Belgium’s performance rights organisation Sabam has been found guilty of unfair commercial practices after it imposed increased tariffs on concerts and festivals.
A court in Brussels found that the copyright fee hike introduced in 2017 was unlawful. The hearing came after a case was brought by a group of event organisers.
Several operators, including Live Nation and PSE Belgium, alleged that their costs had risen by around a third when fees based on revenue of 3.25-6% for festivals and 3.5-8% for concerts were introduced.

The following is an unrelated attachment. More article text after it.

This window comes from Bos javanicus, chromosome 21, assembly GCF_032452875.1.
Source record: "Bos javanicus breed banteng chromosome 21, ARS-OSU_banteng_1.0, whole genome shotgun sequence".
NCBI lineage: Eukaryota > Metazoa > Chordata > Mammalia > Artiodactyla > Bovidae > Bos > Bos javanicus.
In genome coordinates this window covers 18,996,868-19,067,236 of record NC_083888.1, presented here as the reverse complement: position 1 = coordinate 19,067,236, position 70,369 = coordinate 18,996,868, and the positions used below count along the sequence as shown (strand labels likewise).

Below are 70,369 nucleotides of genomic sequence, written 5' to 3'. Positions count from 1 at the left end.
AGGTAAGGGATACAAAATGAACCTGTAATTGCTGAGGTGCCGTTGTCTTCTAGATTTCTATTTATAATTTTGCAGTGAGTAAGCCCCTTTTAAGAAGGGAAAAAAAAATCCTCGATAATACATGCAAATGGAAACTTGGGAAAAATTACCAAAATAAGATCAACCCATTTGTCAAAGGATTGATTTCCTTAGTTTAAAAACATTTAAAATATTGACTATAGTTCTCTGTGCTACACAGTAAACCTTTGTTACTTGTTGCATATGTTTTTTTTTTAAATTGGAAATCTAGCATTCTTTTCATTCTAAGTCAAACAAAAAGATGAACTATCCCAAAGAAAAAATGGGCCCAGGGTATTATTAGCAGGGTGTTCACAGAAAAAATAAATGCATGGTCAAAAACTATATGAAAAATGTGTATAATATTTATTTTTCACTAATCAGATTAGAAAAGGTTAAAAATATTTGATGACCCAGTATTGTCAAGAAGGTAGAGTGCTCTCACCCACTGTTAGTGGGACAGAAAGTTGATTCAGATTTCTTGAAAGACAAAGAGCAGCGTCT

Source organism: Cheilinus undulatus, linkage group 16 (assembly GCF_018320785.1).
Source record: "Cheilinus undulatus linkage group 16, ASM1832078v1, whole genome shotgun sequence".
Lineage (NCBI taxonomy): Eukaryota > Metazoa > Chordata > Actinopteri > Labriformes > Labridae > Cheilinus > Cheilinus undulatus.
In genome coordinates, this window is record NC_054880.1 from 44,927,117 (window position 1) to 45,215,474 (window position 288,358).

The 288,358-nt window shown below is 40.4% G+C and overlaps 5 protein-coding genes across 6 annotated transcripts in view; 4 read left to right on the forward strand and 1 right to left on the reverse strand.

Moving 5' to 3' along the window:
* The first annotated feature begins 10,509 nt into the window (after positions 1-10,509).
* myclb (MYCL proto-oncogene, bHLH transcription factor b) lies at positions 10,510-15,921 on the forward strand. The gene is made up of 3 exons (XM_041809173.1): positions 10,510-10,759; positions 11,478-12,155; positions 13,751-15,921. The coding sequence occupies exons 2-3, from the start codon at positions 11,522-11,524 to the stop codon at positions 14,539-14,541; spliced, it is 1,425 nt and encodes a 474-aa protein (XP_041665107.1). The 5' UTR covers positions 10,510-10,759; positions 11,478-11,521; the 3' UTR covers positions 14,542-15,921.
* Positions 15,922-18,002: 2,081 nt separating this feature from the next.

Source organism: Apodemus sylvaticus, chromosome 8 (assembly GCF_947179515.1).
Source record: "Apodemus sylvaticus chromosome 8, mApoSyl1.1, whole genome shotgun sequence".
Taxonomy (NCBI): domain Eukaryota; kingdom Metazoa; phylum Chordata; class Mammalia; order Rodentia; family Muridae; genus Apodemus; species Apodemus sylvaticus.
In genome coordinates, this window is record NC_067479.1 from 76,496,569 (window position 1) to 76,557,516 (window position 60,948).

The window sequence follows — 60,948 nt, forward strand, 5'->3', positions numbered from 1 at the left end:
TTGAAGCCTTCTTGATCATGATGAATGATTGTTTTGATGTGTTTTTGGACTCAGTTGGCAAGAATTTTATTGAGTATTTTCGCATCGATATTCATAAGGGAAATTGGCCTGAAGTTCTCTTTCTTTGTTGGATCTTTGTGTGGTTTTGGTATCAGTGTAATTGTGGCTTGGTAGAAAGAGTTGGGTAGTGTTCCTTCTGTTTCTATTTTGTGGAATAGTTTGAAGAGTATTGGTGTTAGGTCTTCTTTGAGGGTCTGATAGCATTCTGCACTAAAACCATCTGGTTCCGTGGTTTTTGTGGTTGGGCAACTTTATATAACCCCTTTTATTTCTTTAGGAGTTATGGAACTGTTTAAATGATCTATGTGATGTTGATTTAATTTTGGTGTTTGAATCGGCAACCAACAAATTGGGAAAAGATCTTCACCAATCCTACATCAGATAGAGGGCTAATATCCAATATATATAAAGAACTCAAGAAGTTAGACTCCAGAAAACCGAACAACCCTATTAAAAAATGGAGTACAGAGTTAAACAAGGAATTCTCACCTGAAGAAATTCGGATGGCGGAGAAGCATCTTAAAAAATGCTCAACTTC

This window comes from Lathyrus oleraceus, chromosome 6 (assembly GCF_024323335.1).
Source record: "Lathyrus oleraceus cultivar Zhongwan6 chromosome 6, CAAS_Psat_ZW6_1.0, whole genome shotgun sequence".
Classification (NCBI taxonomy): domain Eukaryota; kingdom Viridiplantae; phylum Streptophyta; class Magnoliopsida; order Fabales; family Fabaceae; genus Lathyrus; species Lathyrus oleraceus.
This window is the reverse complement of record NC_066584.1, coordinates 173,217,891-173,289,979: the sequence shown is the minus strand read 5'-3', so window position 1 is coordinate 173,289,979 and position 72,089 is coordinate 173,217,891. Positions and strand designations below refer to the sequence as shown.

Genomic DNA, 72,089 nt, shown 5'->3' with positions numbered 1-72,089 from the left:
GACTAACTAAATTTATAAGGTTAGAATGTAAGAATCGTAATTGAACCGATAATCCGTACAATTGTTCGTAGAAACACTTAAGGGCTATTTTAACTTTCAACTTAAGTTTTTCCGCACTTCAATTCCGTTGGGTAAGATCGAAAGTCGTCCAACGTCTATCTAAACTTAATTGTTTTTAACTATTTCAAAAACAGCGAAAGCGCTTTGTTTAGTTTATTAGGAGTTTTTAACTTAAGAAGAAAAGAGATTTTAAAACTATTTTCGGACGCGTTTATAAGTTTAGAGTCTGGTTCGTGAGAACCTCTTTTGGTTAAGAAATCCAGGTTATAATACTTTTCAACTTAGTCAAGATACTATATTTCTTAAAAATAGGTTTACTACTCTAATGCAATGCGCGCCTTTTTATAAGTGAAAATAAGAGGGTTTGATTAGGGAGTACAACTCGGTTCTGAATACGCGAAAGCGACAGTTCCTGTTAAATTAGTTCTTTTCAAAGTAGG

The increase in tariffs was pushed through by Sabam after negotiations with industry groups failed throughout 2016. Controversially, it included sponsorship and subsidies in festivals’ revenues when calculating the fee owed.
In its ruling, the Commercial Court of Brussels noted: “The court considers that Sabam is guilty of unfair commercial practices by significantly increasing festival fees (up to 37%).”
The court considers that “refusing to deduct other expenses than the booking fees, VAT, communal taxes and public transport costs of the calculation base and insufficiently take into account the number of works in the repertoire of Sabam allows for the application of very low minimum rates, disproportionate to the work done.”
In response Sabam, which was fined for its action, said it is open to dialogue with organisers of festivals and concerts.